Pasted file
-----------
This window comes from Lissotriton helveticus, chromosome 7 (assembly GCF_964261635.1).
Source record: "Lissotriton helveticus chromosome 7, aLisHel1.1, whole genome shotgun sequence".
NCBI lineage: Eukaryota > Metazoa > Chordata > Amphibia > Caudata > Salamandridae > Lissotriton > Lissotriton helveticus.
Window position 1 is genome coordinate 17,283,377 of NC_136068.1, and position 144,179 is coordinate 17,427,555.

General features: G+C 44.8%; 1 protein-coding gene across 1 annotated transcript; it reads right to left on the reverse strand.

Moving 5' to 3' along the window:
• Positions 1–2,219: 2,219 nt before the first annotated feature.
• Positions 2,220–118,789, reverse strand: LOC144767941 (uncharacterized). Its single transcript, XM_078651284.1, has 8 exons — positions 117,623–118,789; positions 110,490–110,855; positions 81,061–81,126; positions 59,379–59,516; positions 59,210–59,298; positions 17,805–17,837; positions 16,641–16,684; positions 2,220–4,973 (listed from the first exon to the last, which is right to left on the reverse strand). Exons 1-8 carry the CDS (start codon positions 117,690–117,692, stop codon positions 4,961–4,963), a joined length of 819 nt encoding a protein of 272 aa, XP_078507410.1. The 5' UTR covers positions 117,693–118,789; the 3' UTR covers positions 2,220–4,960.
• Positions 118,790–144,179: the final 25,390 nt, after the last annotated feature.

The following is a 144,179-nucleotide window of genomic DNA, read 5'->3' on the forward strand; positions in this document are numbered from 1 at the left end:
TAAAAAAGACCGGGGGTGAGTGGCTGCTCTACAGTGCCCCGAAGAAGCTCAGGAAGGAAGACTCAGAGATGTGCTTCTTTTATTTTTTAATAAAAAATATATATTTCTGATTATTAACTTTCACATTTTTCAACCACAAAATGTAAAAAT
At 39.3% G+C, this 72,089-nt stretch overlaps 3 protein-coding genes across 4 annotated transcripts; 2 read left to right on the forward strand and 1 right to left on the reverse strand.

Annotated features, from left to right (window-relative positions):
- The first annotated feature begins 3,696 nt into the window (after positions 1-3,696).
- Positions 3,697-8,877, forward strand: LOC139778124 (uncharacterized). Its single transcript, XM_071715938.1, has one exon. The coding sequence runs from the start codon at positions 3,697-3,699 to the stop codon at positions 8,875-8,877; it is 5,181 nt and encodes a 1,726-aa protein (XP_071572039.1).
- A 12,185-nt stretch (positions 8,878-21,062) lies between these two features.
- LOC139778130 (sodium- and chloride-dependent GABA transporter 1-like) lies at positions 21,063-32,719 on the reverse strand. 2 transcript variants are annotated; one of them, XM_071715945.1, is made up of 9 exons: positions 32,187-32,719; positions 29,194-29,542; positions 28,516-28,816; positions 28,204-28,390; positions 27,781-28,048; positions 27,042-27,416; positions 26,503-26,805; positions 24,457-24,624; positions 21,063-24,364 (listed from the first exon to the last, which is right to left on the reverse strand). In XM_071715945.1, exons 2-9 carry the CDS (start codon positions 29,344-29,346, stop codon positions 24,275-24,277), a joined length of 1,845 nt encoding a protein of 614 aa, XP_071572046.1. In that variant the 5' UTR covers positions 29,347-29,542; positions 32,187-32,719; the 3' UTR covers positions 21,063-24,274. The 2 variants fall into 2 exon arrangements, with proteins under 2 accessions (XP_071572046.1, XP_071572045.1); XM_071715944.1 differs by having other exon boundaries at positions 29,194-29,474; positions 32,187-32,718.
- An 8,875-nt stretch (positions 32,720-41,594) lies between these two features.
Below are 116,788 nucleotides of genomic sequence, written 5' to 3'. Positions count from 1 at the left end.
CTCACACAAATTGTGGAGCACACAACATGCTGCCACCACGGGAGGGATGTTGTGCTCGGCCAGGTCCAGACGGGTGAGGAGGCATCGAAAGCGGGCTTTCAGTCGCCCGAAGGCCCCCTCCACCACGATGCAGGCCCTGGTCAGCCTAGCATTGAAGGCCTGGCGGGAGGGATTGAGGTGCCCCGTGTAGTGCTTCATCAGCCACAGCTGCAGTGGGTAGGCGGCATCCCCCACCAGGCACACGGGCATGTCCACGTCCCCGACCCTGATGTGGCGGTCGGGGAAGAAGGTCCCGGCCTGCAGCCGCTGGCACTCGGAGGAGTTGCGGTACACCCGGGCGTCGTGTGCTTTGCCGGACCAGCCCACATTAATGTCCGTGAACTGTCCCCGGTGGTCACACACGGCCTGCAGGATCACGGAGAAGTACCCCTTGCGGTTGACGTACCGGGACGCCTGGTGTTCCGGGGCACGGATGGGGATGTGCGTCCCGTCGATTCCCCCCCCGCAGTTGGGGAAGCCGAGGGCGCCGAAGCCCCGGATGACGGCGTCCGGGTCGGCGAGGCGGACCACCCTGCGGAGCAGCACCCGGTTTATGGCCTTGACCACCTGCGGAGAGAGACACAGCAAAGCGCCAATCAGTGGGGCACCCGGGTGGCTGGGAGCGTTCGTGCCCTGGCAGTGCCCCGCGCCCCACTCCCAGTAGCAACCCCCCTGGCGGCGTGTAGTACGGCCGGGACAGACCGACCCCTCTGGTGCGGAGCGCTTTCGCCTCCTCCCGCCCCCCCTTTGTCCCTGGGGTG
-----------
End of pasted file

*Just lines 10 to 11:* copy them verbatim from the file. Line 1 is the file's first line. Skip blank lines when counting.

The following is a 144,179-nucleotide window of genomic DNA, read 5'->3' on the forward strand; positions in this document are numbered from 1 at the left end:
TAAAAAAGACCGGGGGTGAGTGGCTGCTCTACAGTGCCCCGAAGAAGCTCAGGAAGGAAGACTCAGAGATGTGCTTCTTTTATTTTTTAATAAAAAATATATATTTCTGATTATTAACTTTCACATTTTTCAACCACAAAATGTAAAAAT